Watch CBS News

Patrick Mahomes now tasked with breaking dreaded MVP curse in Super Bowl

Former Patriots employee auctioning off Super Bowl ring to support veterans
Former Patriots employee auctioning off Super Bowl ring to support veterans 02:12

BOSTON -- Do you believe in curses? Dark magic? Voodoo? Are you superstitious? Are you a little stitious? Do you believe in witchcraft and/or sorcery?

If you answered yes to any of those questions, then you might want to prepare yourself for an Eagles victory in Super Bowl LVII.

That's because, as expected, Chiefs quarterback Patrick Mahomes was officially named Most Valuable Player of the National Football League on Thursday night at the NFL Honors ceremony.

This announcement was merely a formality, as Mahomes was far and away the best player in the league this year. The sixth-year quarterback led the league in passing yards (a career-high 5,250) and passing touchdowns (41) while guiding the Chiefs to a 14-3 record and a seventh consecutive AFC West title.

Mahomes received 48 out of 50 first-place votes, with Jalen Hurts and Josh Allen each getting one first-place vote. Mahomes collected 490 of a possible 500 voting points, with Hurts a distant second at 193 voting points. There was absolutely no doubt about this one.

Unfortunately for Mahomes, winning the MVP comes with a certain level of doom and despair, dating back more than 20 years.

An NFL MVP has not won the Super Bowl since 1999 -- 1999! -- when Kurt Warner and the St. Louis Rams stopped the Tennessee Titans at the 1-yard line to win Super Bowl XXXIV. Kurt Warner now looks like this:

Kurt Warner
Kurt Warner Cooper Neill / Getty Images

He looks great for a 51-year-old, no doubt. Drop the skincare routine, as the youths say. But he nevertheless looks 51 years old, for sure. Which is the point here.

Not since Kurt Warner looked like this ...

Kurt Warner
Kurt Warner Doug Pensinger / Getty Images

... has a player won the Super Bowl and the MVP award in the same season.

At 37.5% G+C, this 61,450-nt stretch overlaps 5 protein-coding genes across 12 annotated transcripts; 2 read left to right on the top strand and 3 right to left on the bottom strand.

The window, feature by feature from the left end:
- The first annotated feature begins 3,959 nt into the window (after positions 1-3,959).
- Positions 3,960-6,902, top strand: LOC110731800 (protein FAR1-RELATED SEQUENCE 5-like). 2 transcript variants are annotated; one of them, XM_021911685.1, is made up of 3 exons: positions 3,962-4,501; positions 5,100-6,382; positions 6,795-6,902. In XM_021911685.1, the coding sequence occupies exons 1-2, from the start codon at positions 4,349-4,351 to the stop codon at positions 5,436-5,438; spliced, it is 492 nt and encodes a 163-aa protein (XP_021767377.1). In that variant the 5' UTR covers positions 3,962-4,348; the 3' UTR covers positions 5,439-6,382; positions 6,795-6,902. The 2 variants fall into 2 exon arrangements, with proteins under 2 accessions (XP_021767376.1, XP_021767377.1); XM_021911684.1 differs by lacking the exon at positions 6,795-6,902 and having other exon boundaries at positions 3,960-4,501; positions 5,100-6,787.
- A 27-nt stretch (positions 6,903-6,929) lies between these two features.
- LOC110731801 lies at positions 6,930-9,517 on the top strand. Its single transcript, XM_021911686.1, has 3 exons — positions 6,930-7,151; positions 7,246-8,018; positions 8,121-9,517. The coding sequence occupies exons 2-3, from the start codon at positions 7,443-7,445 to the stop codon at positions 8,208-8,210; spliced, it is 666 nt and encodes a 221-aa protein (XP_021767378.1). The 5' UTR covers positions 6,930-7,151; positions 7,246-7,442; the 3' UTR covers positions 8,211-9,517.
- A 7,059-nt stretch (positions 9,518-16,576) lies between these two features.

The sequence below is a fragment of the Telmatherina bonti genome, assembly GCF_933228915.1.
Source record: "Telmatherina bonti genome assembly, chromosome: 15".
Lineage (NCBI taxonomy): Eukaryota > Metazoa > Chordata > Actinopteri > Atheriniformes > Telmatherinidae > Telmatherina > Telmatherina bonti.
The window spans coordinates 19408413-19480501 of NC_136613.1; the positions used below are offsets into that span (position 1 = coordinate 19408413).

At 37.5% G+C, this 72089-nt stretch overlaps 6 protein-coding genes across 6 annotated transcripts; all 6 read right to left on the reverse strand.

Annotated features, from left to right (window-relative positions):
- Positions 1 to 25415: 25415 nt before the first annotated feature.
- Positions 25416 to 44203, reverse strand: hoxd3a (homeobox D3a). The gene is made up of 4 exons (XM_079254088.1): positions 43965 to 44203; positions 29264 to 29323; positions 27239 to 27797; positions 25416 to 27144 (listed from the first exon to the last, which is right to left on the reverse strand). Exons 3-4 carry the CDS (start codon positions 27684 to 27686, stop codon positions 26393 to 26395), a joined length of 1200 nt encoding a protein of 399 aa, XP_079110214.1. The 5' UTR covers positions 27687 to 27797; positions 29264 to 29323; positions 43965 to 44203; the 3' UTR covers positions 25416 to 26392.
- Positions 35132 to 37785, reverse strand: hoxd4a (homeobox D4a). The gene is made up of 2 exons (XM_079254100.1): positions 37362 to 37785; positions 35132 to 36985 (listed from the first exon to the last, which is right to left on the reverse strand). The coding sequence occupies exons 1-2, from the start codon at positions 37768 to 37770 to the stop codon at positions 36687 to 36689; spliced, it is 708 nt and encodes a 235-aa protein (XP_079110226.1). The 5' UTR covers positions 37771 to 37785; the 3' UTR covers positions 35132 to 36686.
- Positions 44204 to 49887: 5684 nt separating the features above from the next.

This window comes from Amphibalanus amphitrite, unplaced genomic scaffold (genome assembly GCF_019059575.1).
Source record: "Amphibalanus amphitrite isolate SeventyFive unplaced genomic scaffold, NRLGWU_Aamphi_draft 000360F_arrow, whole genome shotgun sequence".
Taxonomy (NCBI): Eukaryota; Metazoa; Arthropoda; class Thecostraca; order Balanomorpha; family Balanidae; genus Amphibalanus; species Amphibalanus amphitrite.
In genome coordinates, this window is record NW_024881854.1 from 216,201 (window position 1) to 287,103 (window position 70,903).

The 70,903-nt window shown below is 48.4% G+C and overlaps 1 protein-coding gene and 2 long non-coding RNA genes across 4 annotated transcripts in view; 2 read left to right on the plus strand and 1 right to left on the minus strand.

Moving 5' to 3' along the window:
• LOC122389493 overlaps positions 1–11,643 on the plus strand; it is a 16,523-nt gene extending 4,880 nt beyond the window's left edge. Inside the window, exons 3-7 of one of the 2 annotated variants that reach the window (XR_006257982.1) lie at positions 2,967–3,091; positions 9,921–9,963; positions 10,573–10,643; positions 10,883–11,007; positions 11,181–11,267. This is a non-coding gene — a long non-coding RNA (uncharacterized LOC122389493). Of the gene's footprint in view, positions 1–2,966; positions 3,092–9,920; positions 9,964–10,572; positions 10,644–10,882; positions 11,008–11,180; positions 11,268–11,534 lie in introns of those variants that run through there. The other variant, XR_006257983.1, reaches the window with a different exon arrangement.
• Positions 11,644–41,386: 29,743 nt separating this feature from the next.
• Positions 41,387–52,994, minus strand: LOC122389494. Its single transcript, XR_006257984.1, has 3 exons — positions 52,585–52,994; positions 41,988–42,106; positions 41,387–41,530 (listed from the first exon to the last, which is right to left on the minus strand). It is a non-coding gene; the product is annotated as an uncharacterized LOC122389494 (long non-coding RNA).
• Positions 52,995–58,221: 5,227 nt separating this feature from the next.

It's been a while.

Tom Brady, whom you may have heard of, managed to win seven Super Bowls and three MVP awards, but never in the same year. The MVPs came in 2007, 2010, and 2017. He made it to the Super Bowl and lost in two of those seasons.

Aaron Rodgers, who's taken home four MVP awards in that span, has won just one Super Bowl, and that did not align with his MVP seasons. Rodgers and the Packers twice lost in the divisional round and twice lost in the conference championship in his four MVP seasons.

Peyton Manning, who retired seven years ago (wow, we are getting old, people), won a record five MVP awards while also winning two Super Bowls. Those years, of course, did not align. He made the Super Bowl in one of his MVP seasons -- 2013 -- but lost that game, 43-8. Yikes.

That covers all the multi-time winners overall. As for the individual years ... hold on to your hats, people.

In 2000, Marshall Faulk, a teammate of Warner's, won the award. The Rams lost in the wild card round.

The next year, Kurt Warner won the award again. He and the Rams lost to the Patriots in the Super Bowl. It was a whole thing. Made the news. You remember it. Warner threw a pick-six to Ty Law to give New England a 7-3 lead in the second quarter, one of his two picks in the game.

In 2002, Rich Gannon won the award and made the Super Bowl with the Raiders. In that Super Bowl ... they lost by 6,000 points to the Buccaneers. (Actual score: 48-21. It didn't feel that close.) Gannon threw five interceptions in the game, a Super Bowl record, and three of those were returned for touchdowns. He was perhaps the most cursed of all.

In 2003, Peyton Manning shared co-MVP honors with Steve McNair. Both quarterbacks lost to the Patriots in Foxboro during the AFC playoffs. Manning won in 2004 ... and lost to the Patriots in the playoffs again.

In 2005, running back Shaun Alexander won the award for his 1,880 yard, 27-touchdown season. (My goodness.) He and the Seahawks made it to the Super Bowl, where some truly terrible officiating contributed to a 21-10 loss to the Steelers. (Were the officials in on the hex? One has to wonder.)

In 2006, LaDainian Tomlinson made it two running back MVPs in a row, with his 2,323 yards from scrimmage and 31 offensive touchdowns. But ... he and the Chargers lost their lone game in the playoffs ... to the Patriots. Maybe this was starting to be a Patriots curse as much as anything else.